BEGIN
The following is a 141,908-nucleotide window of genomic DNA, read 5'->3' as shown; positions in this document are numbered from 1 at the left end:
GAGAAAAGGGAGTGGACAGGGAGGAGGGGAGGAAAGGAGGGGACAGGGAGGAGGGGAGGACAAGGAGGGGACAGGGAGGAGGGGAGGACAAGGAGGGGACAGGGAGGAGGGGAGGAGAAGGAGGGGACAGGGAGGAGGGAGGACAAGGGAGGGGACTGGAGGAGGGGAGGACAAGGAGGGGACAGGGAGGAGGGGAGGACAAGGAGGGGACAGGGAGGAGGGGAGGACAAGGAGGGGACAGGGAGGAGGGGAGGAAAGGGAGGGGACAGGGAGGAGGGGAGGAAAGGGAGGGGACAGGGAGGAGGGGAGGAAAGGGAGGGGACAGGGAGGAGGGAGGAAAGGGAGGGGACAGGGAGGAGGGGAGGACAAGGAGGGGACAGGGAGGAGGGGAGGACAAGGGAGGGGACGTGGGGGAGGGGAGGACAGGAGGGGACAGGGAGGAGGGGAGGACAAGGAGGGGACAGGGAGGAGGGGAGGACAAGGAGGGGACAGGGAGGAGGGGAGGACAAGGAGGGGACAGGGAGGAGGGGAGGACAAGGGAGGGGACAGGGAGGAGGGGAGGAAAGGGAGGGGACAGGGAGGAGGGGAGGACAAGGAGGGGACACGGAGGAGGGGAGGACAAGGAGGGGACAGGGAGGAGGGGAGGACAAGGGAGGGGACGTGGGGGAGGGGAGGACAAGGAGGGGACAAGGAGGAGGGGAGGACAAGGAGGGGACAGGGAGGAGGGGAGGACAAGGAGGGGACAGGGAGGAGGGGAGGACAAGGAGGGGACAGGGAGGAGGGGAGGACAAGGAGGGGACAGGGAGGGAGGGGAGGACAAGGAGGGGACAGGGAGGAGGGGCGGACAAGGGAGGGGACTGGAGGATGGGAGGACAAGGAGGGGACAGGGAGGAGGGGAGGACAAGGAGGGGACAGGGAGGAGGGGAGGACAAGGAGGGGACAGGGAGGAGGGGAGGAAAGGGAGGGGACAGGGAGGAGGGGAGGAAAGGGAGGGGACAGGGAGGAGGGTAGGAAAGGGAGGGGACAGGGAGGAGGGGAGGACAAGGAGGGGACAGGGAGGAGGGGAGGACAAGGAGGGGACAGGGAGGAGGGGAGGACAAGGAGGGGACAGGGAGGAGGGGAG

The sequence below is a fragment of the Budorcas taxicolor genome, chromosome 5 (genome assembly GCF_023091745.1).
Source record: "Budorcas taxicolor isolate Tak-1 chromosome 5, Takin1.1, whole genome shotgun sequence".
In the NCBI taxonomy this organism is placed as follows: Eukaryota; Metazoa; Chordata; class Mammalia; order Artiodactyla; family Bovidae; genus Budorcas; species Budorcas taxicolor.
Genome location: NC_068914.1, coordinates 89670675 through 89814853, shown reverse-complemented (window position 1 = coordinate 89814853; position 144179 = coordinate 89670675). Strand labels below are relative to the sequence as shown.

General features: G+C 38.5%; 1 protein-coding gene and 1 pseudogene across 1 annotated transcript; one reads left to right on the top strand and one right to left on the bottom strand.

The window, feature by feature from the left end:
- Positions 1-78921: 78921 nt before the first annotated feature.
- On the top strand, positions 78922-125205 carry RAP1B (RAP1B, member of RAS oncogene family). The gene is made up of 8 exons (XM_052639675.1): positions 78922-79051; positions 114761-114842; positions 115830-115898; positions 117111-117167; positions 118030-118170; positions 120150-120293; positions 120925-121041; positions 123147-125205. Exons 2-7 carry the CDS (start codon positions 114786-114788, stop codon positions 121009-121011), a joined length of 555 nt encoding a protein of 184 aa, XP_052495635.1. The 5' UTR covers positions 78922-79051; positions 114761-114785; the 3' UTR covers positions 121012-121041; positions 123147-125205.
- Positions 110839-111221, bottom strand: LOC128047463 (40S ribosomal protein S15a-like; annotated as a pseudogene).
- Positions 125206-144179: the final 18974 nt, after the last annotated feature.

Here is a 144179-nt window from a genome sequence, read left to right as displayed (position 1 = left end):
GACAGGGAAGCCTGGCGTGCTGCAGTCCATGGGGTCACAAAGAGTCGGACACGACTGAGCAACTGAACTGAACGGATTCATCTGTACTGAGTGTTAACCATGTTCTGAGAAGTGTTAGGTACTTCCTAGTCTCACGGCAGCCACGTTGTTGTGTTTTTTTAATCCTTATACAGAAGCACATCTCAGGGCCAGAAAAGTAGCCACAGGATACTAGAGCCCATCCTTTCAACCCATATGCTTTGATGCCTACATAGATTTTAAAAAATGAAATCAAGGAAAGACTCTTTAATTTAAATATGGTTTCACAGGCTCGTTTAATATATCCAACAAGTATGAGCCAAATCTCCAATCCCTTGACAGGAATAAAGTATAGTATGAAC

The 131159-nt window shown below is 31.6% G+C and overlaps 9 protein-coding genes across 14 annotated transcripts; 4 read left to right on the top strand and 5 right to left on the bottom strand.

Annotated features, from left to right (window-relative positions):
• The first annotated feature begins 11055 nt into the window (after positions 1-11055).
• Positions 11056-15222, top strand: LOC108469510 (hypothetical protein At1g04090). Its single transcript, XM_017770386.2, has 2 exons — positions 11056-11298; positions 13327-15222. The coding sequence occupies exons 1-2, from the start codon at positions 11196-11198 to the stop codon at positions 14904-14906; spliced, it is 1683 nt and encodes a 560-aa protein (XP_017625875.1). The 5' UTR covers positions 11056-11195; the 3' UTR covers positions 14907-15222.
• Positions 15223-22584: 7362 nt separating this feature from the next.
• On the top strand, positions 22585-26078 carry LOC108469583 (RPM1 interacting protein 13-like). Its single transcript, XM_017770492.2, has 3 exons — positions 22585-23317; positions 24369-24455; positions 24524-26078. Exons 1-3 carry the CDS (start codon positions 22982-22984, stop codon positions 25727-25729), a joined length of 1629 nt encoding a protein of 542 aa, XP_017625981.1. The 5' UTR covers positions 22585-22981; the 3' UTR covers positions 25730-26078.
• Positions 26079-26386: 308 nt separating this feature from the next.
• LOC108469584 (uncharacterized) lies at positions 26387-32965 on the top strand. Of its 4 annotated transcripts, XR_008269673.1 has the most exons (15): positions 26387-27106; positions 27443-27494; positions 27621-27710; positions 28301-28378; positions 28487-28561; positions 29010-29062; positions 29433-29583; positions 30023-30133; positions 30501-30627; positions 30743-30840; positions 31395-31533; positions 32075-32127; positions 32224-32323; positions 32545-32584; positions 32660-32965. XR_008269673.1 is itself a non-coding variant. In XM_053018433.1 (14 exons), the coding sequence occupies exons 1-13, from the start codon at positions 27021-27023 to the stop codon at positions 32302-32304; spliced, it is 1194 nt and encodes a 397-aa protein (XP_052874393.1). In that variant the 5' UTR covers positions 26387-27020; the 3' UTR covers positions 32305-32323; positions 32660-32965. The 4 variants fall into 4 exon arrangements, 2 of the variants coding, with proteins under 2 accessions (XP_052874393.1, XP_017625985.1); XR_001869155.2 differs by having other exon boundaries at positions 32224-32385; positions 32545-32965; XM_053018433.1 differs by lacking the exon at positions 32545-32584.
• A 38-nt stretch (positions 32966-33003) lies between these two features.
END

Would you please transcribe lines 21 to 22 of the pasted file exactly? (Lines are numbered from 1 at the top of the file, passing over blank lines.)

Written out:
• Positions 26079-26386: 308 nt separating this feature from the next.
• LOC108469584 (uncharacterized) lies at positions 26387-32965 on the top strand. Of its 4 annotated transcripts, XR_008269673.1 has the most exons (15): positions 26387-27106; positions 27443-27494; positions 27621-27710; positions 28301-28378; positions 28487-28561; positions 29010-29062; positions 29433-29583; positions 30023-30133; positions 30501-30627; positions 30743-30840; positions 31395-31533; positions 32075-32127; positions 32224-32323; positions 32545-32584; positions 32660-32965. XR_008269673.1 is itself a non-coding variant. In XM_053018433.1 (14 exons), the coding sequence occupies exons 1-13, from the start codon at positions 27021-27023 to the stop codon at positions 32302-32304; spliced, it is 1194 nt and encodes a 397-aa protein (XP_052874393.1). In that variant the 5' UTR covers positions 26387-27020; the 3' UTR covers positions 32305-32323; positions 32660-32965. The 4 variants fall into 4 exon arrangements, 2 of the variants coding, with proteins under 2 accessions (XP_052874393.1, XP_017625985.1); XR_001869155.2 differs by having other exon boundaries at positions 32224-32385; positions 32545-32965; XM_053018433.1 differs by lacking the exon at positions 32545-32584.